How Much Does Tree Removal Cost?

by Sam Ashe-Edmunds, Demand Media
    Get several bids before you have a tree cut down.

    Get several bids before you have a tree cut down.

    Having a tree removed from your property can be more expensive than you realize if you don’t properly quote your bid before the man with the chainsaw comes over. In addition to the cost of cutting the tree down, you’ll need to know the extra charges for removing it completely. If you don’t know your local municipal or homeowners association rules and regulations, you might find yourself out on a limb with what you thought was a simple project.

    Tree Cutting

    The main cost of removing a tree will be the expense of cutting it down or up, depending on whether it’s standing or fallen. If you want to get basic prices over the phone, measure your tree around the circumference to calculate the diameter. Some cutting services take this into consideration as part of their bid process. If you don’t know the exact height of the tree, take a picture and send it to the tree removal company, with a recognizable object such as a lawn chair or rake next to the tree for scale. Depending on the size of the tree and the situation, your cost might be anywhere from $200 to $2,000 or more, depending on your area. Live trees are more expensive to cut than fallen trees, unless the tree has fallen in an awkward or dangerous place.

    Fallen vs. Standing Tree

    If you’re having a fallen tree removed, the cost will be different than taking down a standing tree. If the tree is lying horizontally on the ground and requires no climbing to cut it apart, the job will be less than if the company has to climb a live tree, cut off branches and use bungee cords to take it down piece by piece. If the tree has fallen on a house or otherwise requires any awkward footing, including near a power line, the job might cost more. A photo will help an estimator if you’re working online or over the phone. Plan on having an estimator drop by if it’s not an emergency situation.

    Hauling

    In addition to cutting a tree, you’ll need to pay for having it hauled away. Don’t assume the cost will be included in your cutting bid. Your hauling fee will be based on the size of your tree, but is often a small upcharge of $50 to $100. If you want to use the tree for landscaping, you can have it turned into small chips you can blow or scatter around areas of your yard, similar to pine straw. Ask the tree removal company if it offers chipping and spreading.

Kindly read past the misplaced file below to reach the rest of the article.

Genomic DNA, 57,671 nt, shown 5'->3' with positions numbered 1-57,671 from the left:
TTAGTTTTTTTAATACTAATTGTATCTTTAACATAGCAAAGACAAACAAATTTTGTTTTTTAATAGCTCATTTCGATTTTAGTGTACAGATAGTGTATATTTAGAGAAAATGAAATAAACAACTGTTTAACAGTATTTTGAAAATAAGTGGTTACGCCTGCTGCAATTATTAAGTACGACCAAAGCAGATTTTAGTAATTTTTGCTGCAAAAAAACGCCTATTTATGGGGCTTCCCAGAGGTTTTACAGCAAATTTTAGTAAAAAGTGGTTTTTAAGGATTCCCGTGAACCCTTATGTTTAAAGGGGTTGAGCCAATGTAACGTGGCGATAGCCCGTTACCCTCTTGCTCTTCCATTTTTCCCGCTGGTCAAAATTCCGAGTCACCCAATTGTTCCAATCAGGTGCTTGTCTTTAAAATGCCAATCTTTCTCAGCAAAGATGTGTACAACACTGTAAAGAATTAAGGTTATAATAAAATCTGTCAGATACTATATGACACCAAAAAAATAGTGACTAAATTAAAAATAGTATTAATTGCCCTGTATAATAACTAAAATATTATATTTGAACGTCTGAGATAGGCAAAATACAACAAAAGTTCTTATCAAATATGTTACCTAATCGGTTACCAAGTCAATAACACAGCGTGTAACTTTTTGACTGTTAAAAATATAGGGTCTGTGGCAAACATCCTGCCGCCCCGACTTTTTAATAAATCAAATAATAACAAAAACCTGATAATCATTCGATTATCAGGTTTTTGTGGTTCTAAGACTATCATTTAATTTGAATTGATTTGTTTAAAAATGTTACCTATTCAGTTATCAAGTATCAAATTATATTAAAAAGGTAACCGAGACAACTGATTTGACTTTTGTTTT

Stump Grinding

    Removing a stump can be a serious project if you try to do it yourself. A tree company can cut the tree as close to the ground as possible, but you’ll still have some remaining. A stump grinder can eliminate a stump below the level of the ground in a matter of seconds, saving you hours or days of backbreaking work. Smaller tree companies might not have a stump grinder, but can refer you to one. Get the price from bidding companies before you choose one. Depending on the size of the stump and whether you’re using separate companies, stump grinding can run approximately $75 to $250.

    Seeding or Sodding

    After the tree is gone, you’ll have a hole in your yard. You can head to your local lawn and garden store and buy seed or a piece of sod to cover the area. Because of the acid in the remaining tree stump under the ground, it might take more than one season to get seed to grow strong and look like the rest of your lawn. Take a picture of your lawn to the store to show the expert what type of grass you have and find out what you need.

    Liabilities

    Contact your homeowners association and city government to learn if there are any restrictions about cutting down trees. Just because the tree’s on your property, don’t assume you can remove it -- you might end up getting fined. Check with your insurance company before you remove a tree to make sure your homeowners insurance covers any damage. If the tree has fallen, the insurance company might need to come out before you remove it if it’s not an emergency situation. If the tree fell from your neighbor’s yard into yours, he might need to bear part of the cost of the removal. Make sure any tree removal company you use is licensed and carries insurance, asking for visual proof, and check the website of any professional association of which the company claims to be a member.

    Considerations

    You can often save money on tree removal if you use a company that’s in the area already and doesn’t need to make a special trip. Some tree companies send fliers around the neighborhood when they’ll be in the area. If the tree is near power lines, contact your power company, which might trim or remove the tree for free. Ask about tree-trimming services while the contractor is over to take advantage of removing bothersome branches on other trees, especially those close to your house.

    About the Author

    Sam Ashe-Edmunds has been writing and lecturing for more than 25 years, covering small business, personal finance, health, fitness, nutrition and sports. He has worked in the corporate and nonprofit arenas as a C-Suite executive, serving on several nonprofit boards. He in an internationally traveled sport science writer and lecturer. He has been published in print publications such as Entrepreneur, Tennis, SI for Kids, Professional Pet Sitter, the Chicago Tribune, South Florida Sun-Sentinel and Ventura County Star, and on websites such as Motley Fool, LIVESTRONG, Tyra Bank's Type F, USA Today, TheNest, JillianMichaels.com, GolfSmith and Zacks.

    Photo Credits

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